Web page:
Engelberg — History

From Wikipedia, the free encyclopedia

Engelberg is a resort town and municipality in the canton of Obwalden in Switzerland. Besides the town of Engelberg, the municipality also includes the settlements of Grafenort, Obermatt and Schwand.

The municipality of Engelberg is an exclave of Obwalden, surrounded by the cantons of Bern, Nidwalden and Uri. Engelberg has a population (as of 31 December 2012) of 3,989.[1] As of 2007, 21.0% of the population was made up of foreign nationals.[3]

Engelberg is the leading mountain resort (Urner Alps) in central Switzerland. In the Middle Ages, Engelberg was known for the educational accomplishments of its Benedictine monastery, the Engelberg Abbey, whose school was well-known and regarded throughout the country. From the 19th Century, Engelberg became internationally known as a resort and spa, but is today visited as much for skiing as for its clean air. With its combination of modern sports facilities and alpine location, Engelberg is a magnet for both summer and winter tourism. The closest large cities are Lucerne and Zurich.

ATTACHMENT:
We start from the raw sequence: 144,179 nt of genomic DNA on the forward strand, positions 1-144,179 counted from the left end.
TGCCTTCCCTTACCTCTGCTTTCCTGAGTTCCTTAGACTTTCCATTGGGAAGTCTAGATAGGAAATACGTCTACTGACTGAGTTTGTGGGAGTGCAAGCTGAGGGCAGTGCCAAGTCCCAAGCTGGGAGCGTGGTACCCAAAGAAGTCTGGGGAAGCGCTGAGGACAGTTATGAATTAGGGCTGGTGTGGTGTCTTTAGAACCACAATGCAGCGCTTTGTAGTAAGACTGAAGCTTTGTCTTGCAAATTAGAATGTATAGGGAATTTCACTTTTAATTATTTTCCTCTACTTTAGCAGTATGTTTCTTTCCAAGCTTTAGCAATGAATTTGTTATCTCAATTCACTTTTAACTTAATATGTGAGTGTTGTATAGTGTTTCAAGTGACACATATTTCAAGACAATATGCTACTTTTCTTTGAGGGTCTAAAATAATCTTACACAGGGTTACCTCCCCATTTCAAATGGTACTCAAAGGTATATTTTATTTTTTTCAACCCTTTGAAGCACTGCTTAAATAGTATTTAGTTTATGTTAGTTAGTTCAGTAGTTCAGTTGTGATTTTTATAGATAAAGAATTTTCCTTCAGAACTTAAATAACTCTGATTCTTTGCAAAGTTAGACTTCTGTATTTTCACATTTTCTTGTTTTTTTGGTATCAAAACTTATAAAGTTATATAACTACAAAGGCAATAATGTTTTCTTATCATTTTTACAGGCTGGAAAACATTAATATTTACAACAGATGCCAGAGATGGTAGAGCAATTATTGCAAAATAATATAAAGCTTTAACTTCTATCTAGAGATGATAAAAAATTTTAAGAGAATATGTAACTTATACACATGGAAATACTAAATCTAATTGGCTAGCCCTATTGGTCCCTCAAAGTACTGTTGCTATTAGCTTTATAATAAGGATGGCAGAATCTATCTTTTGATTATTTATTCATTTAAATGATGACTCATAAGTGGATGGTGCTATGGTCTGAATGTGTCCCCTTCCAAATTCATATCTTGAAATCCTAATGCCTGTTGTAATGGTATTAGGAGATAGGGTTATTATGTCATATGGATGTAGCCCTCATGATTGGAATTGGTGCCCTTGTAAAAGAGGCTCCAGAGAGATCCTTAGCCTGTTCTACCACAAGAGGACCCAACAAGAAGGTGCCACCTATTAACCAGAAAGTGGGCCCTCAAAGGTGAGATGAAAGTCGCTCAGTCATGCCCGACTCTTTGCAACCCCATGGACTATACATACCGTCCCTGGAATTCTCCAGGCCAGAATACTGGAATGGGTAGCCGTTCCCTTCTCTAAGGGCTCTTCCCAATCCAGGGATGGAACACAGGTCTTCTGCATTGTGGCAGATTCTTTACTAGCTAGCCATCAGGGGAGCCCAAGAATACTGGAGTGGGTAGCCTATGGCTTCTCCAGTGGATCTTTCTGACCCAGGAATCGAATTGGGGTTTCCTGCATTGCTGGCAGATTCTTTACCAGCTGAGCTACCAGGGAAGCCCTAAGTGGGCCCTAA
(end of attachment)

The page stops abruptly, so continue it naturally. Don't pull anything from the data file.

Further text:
Engelberg is first mentioned as Engilperc in 1122, when the Abbey was first founded there, although the mountain pasture of Trübsee was already exploited collectively before this time.

From 1850, Engelberg became an international vacation resort (mineral water, milk serum and fresh air cures). Many hotels were built by the families Cattani, Hess and Odermatt, pioneers of tourism. From 1872 to 1874, a new, wider road was built, and the Stansstad-Engelberg electric railway was opened in 1898.[4]

Hiking and other mountain sports developed at the end of 19th Century and Engelberg first held a winter season in 1903-1904. Since 1913, a funicular railway connects Engelberg to Gerschnialp and, from there, the second cable car in Switzerland (1927) led to Trübsee. The decade preceding the First World War was a period of boom conditions (165,922 visitor-nights in 1911). The widening of the road and the extension of the railway to Luzern (1964) considerably opened up the tourism catchment area of the station and, in 1967, the higher section of the Titlis cable car was opened. Recently, regular conferences in Engelberg came to supplement winter tourism. In 2000, the tertiary sector, especially tourism, offered three quarters of the employment of Engelberg

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